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Parental Involvement Leave: Options to Support Working Parents

  • HCM
  • Article
  • 6 min. Read
  • Last Updated: 02/28/2017

Parental Involvement Leave options for employees.
Legislation has been introduced to the U.S. Congress to amend the FMLA with rules for Parental Involvement Leave. While not becoming law yet, employers should consider what options they offer to support working parents in their companies to help them achieve a better work-life balance.

Table of Contents

Parental Involvement Leave was introduced during the last congressional session in the United States with legislation that sought to amend the Family and Medical Leave Act. One such bill aimed to make provisions for employees to take up to four hours per month or 24 hours per year for school activities, family medical or dental appointments, and other caretaking responsibilities – including for spouses and elderly parents. The future of last year's proposals remains to be seen as a new session of Congress begins.

For employers that are trying to find tools to help employees balance work and family responsibilities, bills such as these may have a positive impact if passed. Until then, here are some factors to consider:

Understand State and Local Level Regulations

It’s important for employers to understand whether their business falls under the protections of state or local laws for any type of Parental Involvement Leave. Make sure your employees who are covered understand that they have access to the benefit and how it works.

Embrace Flexible Scheduling

Flexible scheduling has become popular with many different demographics in the workforce – from Millennials on-the-go to Baby Boomers looking for retirement alternatives. For working parents, flexible scheduling can make it easier to balance work-life responsibilities. Telecommuting when you have a sick child, or leaving the office early to pick up kids from daycare, and then catching up on email later in the evening are examples of this balance. Determine whether a flexible schedule is right for your business and how it could help support your employees.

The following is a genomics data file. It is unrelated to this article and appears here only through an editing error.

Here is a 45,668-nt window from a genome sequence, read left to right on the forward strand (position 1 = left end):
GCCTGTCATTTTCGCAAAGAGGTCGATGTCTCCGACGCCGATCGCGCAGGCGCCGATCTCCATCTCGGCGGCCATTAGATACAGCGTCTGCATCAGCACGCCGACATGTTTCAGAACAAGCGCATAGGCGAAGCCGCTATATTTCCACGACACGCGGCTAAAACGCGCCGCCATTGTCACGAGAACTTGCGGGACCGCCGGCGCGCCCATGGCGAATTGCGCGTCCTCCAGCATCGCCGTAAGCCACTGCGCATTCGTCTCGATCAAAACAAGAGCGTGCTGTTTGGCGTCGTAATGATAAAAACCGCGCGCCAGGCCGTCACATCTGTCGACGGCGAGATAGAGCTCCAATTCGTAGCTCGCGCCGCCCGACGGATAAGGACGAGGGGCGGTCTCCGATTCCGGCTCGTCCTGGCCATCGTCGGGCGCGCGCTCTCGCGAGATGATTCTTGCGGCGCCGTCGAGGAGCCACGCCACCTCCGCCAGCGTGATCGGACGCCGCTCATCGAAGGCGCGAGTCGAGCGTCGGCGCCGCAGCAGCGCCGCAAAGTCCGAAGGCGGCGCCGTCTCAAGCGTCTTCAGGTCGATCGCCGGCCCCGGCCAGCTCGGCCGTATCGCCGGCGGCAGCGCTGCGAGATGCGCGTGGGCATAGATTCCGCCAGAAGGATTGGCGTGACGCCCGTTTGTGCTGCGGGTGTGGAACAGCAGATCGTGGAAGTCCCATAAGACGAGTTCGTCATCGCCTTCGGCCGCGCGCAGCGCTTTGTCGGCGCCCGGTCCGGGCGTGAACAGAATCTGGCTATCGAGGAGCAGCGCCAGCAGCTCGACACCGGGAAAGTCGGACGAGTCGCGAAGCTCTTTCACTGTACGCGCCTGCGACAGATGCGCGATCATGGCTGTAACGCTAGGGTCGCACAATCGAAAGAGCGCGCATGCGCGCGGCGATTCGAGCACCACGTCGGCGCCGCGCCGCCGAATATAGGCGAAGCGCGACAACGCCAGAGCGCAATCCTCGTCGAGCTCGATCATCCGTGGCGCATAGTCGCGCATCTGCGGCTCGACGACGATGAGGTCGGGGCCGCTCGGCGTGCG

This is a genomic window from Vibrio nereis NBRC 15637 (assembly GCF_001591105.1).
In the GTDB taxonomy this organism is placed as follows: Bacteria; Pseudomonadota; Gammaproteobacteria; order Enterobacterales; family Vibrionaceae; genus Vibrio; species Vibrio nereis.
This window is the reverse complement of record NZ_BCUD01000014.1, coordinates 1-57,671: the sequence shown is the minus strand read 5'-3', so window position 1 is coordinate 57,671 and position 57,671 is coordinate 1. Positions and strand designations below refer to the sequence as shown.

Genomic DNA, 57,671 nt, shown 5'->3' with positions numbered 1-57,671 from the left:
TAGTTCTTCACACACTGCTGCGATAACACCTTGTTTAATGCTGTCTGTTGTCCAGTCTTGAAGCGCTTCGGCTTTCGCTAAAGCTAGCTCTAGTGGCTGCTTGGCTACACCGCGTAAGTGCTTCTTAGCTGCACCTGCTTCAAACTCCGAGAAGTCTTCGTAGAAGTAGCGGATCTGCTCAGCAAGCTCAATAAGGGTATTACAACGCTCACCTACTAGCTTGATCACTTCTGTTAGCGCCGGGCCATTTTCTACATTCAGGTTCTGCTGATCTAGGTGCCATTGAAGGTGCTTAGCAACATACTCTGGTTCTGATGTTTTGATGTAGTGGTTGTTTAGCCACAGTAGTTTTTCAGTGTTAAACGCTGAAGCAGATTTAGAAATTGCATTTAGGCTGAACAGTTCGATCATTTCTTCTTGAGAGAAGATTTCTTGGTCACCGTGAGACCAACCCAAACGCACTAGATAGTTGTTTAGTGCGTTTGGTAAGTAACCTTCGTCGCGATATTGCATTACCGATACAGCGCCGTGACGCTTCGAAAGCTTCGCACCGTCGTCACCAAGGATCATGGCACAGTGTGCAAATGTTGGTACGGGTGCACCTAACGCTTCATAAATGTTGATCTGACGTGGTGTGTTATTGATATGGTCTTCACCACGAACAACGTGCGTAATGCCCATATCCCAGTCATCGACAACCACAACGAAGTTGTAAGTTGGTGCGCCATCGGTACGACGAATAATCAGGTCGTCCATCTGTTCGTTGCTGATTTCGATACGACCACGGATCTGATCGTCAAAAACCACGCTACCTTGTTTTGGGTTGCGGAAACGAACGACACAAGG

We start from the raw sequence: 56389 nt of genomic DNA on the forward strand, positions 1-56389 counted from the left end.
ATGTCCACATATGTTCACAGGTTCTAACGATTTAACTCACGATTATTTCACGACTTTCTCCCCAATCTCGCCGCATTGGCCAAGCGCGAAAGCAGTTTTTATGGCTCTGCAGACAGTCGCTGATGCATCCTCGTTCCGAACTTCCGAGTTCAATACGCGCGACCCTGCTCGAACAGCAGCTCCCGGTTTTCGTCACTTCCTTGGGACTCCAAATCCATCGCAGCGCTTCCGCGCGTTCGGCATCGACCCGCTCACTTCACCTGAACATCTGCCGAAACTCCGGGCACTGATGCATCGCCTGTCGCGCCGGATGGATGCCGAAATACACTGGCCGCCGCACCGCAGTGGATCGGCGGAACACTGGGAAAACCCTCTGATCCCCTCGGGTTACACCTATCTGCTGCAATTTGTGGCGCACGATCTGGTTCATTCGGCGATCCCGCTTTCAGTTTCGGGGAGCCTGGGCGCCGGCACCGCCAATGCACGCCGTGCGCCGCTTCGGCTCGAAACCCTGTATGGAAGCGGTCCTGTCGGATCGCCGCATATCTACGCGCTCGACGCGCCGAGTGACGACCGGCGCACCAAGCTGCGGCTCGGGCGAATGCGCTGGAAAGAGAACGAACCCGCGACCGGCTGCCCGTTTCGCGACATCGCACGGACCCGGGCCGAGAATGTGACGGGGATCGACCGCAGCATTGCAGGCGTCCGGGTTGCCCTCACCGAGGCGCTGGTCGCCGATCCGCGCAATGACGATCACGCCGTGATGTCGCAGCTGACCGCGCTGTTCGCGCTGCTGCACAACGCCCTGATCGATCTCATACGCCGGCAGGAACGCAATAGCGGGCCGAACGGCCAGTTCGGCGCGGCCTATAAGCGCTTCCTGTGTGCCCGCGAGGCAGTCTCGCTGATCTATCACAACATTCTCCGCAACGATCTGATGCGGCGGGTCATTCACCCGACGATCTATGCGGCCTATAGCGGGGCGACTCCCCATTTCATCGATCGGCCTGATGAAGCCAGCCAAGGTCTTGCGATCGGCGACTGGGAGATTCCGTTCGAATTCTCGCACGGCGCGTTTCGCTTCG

Evaluate Your Parental Leave Plans

A recent study by the Society for Human Resource Management (SHRM) highlighted the disparity in parental leave between mothers and fathers. Mothers received nearly twice as many days as fathers. Noting that some of that time may be to physically recover from the birth, the article still raises important questions about ensuring mothers and fathers are treated equally where parental leave is concerned (aside from time for physical recovery).  To more effectively support parents, you may also want to consider whether your paid parental leave options could be more generous overall.

Consider Dependent Care Assistance

Offering a dependent care savings account allows workers to use pre-tax dollars to offset some of the costs associated with childcare. In addition, many companies offer an additional benefit or subsidy to help defray the costs. Some limit these to children, while others offer elder care or comparable benefits to employees whose caretaking may extend to elderly parents. Not only can this help save money and lower stress, but it can be a significant competitive advantage when recruiting top talent.

Offer Onsite Perks

If workers' time outside the office is limited, onsite perks can be another great way to help your team get everything done and leave time for the family. Many companies explore onsite services such as laundry drop off, car care or detailing, grocery delivery, or a car service. By offering these perks, it can show that you value your employees, and their work/life balance.

Until there are more provisions requiring employers to offer time off for employees to tend to these types of personal and family needs, supporting the employees in your workforce will take some planning. However, with a bit of strategy, it's possible to use a flexible work schedule, financial incentives, and onsite perks to make it easier for your star talent to deliver top performance at work and feel fully engaged with their family needs and obligations.



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* This content is for educational purposes only, is not intended to provide specific legal advice, and should not be used as a substitute for the legal advice of a qualified attorney or other professional. The information may not reflect the most current legal developments, may be changed without notice and is not guaranteed to be complete, correct, or up-to-date.

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